Might older voters really expect to see action on health care issues in Washington if Clinton gets elected? There's reason for skepticism. After all, as The Washington Post's Karen Tumulty put it at the forum I attended, Obamacare has been "the cornerstone of the Republican policy attacks."

O'Leary and other speakers at the briefing, however, were surprisingly hopeful. They believe there’s room for compromise on health care reform.

Health Care Reform Prospects

"It's a little counterintuitive, given we're in the most contentious part of the election campaign," said Tom Daschle, the former Democratic Senate Majority Leader and co-founder of the Bipartisan Policy Center.

His rationale is based on his experience. "I had the good fortune to be Majority Leader when Hillary came to the Senate. She had an enormous ability to work across the aisle,” said Daschle. “I could give you the names of several Republicans who would say, 'Hillary and I could work together.'"

O'Leary also noted that Trump’s Vice Presidential nominee, Indiana Governor Mike Pence, "put politics aside and expanded Medicaid in his state."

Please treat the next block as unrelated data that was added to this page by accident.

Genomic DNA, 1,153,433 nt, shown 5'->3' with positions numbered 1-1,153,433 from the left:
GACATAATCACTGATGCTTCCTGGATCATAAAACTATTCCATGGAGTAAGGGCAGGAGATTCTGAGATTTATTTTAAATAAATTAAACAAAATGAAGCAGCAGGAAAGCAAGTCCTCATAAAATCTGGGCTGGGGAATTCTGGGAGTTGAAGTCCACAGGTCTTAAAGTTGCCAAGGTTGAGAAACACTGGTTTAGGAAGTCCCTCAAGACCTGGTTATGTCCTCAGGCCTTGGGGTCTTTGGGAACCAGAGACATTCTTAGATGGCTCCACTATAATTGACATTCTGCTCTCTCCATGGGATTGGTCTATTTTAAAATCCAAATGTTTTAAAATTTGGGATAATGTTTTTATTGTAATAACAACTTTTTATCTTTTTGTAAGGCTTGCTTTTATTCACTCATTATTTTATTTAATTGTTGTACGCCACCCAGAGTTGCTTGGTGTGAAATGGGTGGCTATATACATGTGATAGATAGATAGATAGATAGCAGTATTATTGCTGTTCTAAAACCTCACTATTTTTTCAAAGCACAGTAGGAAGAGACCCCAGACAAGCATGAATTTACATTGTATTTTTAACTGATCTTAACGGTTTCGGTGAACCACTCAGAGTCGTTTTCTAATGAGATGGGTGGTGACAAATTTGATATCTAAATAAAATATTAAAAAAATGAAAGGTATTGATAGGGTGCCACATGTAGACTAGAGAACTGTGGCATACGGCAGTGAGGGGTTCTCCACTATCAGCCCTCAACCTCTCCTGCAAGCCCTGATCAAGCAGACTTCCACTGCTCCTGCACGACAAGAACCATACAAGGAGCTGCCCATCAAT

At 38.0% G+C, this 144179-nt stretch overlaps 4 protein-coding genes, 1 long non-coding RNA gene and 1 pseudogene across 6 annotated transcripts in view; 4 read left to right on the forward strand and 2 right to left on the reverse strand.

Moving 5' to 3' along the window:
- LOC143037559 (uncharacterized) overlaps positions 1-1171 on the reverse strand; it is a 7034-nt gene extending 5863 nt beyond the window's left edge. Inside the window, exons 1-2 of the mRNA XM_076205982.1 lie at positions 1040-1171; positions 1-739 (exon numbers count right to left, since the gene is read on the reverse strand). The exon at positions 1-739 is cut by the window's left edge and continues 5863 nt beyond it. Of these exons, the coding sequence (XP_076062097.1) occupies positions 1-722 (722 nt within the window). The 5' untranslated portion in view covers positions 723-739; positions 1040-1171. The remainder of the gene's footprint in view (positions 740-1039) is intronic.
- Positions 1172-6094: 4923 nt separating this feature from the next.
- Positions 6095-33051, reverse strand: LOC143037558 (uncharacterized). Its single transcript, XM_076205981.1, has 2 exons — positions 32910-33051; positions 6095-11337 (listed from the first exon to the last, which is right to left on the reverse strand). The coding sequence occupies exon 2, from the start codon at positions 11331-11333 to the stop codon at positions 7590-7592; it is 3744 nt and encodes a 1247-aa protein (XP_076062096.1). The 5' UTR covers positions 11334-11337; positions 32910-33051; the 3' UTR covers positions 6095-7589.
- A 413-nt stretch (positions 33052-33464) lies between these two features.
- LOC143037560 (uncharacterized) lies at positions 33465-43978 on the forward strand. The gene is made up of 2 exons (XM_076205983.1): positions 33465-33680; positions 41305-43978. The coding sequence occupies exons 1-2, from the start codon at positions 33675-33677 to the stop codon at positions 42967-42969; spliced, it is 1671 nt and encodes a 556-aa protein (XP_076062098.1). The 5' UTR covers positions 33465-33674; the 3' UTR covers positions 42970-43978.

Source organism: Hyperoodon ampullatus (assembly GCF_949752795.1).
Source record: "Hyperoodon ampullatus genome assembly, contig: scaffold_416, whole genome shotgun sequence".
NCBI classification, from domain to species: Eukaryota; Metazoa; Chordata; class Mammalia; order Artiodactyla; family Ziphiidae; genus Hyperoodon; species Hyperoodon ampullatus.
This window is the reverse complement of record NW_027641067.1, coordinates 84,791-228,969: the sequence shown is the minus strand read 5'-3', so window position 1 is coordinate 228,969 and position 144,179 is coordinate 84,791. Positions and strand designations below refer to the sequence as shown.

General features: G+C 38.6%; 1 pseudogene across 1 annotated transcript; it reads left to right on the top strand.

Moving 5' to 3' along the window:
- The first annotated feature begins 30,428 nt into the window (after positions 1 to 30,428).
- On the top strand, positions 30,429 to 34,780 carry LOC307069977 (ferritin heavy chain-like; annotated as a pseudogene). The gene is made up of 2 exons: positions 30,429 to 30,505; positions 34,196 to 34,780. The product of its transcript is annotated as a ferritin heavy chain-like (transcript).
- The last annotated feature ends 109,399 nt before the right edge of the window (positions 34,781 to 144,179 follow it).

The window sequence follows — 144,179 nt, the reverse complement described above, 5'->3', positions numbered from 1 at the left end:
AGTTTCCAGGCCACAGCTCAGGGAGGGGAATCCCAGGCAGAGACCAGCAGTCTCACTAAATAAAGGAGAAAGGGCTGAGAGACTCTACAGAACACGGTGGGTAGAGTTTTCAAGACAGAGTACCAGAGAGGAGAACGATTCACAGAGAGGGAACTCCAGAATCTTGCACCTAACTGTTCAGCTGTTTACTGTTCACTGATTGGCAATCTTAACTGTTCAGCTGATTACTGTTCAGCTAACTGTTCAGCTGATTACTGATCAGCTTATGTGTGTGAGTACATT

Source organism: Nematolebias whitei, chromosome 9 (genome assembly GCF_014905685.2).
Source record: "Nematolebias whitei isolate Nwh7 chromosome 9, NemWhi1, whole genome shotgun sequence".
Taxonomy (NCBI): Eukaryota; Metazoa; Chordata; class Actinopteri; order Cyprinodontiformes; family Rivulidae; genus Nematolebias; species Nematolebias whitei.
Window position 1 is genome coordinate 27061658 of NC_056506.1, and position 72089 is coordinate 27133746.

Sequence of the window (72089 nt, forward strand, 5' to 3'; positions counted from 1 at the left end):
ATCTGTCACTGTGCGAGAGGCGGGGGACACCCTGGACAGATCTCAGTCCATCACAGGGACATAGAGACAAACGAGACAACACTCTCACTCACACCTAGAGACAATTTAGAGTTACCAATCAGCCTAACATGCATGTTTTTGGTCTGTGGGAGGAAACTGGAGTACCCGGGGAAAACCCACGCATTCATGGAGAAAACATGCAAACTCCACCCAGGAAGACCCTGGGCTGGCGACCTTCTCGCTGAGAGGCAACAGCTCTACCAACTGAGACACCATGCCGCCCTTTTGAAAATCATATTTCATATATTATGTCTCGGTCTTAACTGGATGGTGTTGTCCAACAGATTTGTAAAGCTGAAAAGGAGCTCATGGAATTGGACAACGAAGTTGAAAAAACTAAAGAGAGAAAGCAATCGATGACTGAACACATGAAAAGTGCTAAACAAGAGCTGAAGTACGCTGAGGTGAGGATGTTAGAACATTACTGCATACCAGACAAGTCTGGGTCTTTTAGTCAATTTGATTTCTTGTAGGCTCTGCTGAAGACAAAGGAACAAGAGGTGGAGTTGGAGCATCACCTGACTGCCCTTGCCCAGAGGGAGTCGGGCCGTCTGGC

Of course, the chance to fine-tune Obamacare will be dependent, not only on a Clinton victory in November, but the ultimate makeup of the House and Senate.

Dan Hilferty, president and CEO of Independence Blue Cross in Philadelphia (the only health insurer on The Post’s panel), deftly skirted politics. He said that no matter who’s elected, there's an opportunity to combine the positive thinking on both sides to further health care reform.

Daschle conceded, "If this was a football field, we'd be on the 30-yard line. We have a lot of yards to go. There will be fumbles and lost yardage occasionally." But, he added, "The enormity of the challenge is just huge, as much as any challenge we have in public policy today."

Richard Harris is a freelance writer, consultant to the nonprofit iCivics, former producer of NPR's "All Things Considered" and former senior producer of "ABC News Nightline with Ted Koppel." Follow him on Twitter @redsox54.  Read More
By SCAN Foundation